Given any straight line and a point not on it, there "exists one and only one straight line which passes" through that point and never intersects
the first line, no matter how far they are extended. This statement is equivalent
to the fifth of Euclid's postulates, which
Euclid himself avoided using until proposition 29 in the Elements.
For centuries, many mathematicians believed that this statement was not a true postulate,
but rather a theorem which could be derived from the first four of Euclid's
postulates. (That part of geometry which could be derived using only postulates
1-4 came to be known as absolute geometry.)

Over the years, many purported proofs of the parallel postulate were published. However, none were correct, including the 28 "proofs" G. S. Klügel analyzed in his dissertation of 1763 (Hofstadter 1989). The main motivation for all of this effort was that Euclid's parallel postulate did not seem as "intuitive" as the other axioms, but it was needed to prove important results. John Wallis proposed a new axiom that implied the parallel postulate and was also intuitively appealing. His "axiom" states that any triangle can be made bigger or smaller without distorting its proportions or angles (Greenberg 1994, pp. 152-153). However, Wallis's axiom never caught on.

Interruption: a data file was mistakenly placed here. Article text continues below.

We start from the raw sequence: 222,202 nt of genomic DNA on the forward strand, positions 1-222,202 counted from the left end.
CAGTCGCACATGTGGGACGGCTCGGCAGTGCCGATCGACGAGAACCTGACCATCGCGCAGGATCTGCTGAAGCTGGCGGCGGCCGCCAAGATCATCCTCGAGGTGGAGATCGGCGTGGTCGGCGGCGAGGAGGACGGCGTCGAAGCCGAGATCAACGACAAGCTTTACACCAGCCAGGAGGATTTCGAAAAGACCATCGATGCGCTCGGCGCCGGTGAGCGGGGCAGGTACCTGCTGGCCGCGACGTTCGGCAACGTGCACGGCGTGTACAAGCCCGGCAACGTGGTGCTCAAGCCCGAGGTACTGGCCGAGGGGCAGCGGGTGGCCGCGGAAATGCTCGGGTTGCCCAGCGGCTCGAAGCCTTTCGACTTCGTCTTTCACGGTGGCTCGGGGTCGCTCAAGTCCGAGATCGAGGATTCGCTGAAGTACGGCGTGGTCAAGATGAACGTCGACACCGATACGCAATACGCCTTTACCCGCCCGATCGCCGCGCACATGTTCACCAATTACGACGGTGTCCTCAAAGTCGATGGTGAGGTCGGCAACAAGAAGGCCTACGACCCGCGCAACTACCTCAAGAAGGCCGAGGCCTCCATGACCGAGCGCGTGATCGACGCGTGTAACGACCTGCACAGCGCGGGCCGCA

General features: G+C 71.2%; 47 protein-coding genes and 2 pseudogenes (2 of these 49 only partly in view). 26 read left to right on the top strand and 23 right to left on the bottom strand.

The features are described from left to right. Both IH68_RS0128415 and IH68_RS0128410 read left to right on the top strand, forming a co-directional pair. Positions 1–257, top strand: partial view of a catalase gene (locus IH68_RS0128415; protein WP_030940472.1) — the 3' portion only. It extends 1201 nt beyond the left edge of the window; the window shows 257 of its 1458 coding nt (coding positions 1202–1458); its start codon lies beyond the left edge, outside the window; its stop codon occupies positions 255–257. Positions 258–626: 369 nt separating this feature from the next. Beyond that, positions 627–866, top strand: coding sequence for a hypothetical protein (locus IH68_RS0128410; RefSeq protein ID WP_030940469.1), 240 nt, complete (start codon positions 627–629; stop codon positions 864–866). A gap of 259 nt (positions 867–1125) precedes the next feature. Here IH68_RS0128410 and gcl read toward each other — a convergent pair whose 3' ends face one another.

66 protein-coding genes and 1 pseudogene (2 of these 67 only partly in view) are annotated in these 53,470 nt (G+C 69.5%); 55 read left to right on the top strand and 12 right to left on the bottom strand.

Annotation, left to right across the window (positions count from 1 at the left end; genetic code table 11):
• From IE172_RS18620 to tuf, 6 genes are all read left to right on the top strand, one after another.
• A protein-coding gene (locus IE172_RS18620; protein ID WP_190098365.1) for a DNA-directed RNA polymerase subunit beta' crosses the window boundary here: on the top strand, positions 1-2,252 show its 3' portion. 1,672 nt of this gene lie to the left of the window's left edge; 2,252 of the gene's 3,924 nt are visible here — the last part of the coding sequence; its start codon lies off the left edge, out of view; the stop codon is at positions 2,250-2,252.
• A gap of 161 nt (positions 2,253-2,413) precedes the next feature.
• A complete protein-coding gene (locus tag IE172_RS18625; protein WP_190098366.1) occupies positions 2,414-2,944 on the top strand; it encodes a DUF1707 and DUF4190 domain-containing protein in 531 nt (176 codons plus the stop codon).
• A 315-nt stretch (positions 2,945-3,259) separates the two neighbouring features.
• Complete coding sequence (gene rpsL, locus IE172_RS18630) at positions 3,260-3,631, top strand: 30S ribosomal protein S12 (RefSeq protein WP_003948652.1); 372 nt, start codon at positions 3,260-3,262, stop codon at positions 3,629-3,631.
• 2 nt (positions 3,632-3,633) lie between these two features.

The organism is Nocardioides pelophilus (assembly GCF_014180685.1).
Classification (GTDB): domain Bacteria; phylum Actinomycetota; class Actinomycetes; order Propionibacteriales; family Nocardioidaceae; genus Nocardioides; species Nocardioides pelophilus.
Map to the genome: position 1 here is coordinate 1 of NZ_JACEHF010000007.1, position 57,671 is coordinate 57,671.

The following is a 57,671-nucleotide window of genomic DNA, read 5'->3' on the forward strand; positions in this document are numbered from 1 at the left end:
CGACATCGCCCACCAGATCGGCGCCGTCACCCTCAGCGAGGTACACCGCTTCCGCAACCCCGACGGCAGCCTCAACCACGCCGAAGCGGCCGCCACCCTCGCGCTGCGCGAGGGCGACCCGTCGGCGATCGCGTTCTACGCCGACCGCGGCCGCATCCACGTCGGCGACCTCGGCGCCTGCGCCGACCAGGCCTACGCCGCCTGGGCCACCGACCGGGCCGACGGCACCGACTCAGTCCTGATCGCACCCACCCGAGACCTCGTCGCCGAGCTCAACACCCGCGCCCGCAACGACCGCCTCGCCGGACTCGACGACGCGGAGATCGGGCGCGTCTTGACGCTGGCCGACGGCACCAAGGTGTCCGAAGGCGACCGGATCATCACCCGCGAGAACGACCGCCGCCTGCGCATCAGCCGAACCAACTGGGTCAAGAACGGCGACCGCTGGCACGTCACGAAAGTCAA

In 1823, Janos Bolyai and Lobachevsky independently realized that entirely self-consistent "non-Euclidean geometries" could
be created in which the parallel postulate did not hold. (Gauss had also discovered
but suppressed the existence of non-Euclidean geometries.)

As stated above, the parallel postulate describes the type of geometry now known as Euclidean geometry. If, however, the phrase
"exists one and only one straight line which passes" is replaced by "exists
no line which passes," or "exist at least two lines which pass," the
postulate describes equally valid (though less intuitive) types of geometries known
as elliptic and hyperbolic
geometries, respectively.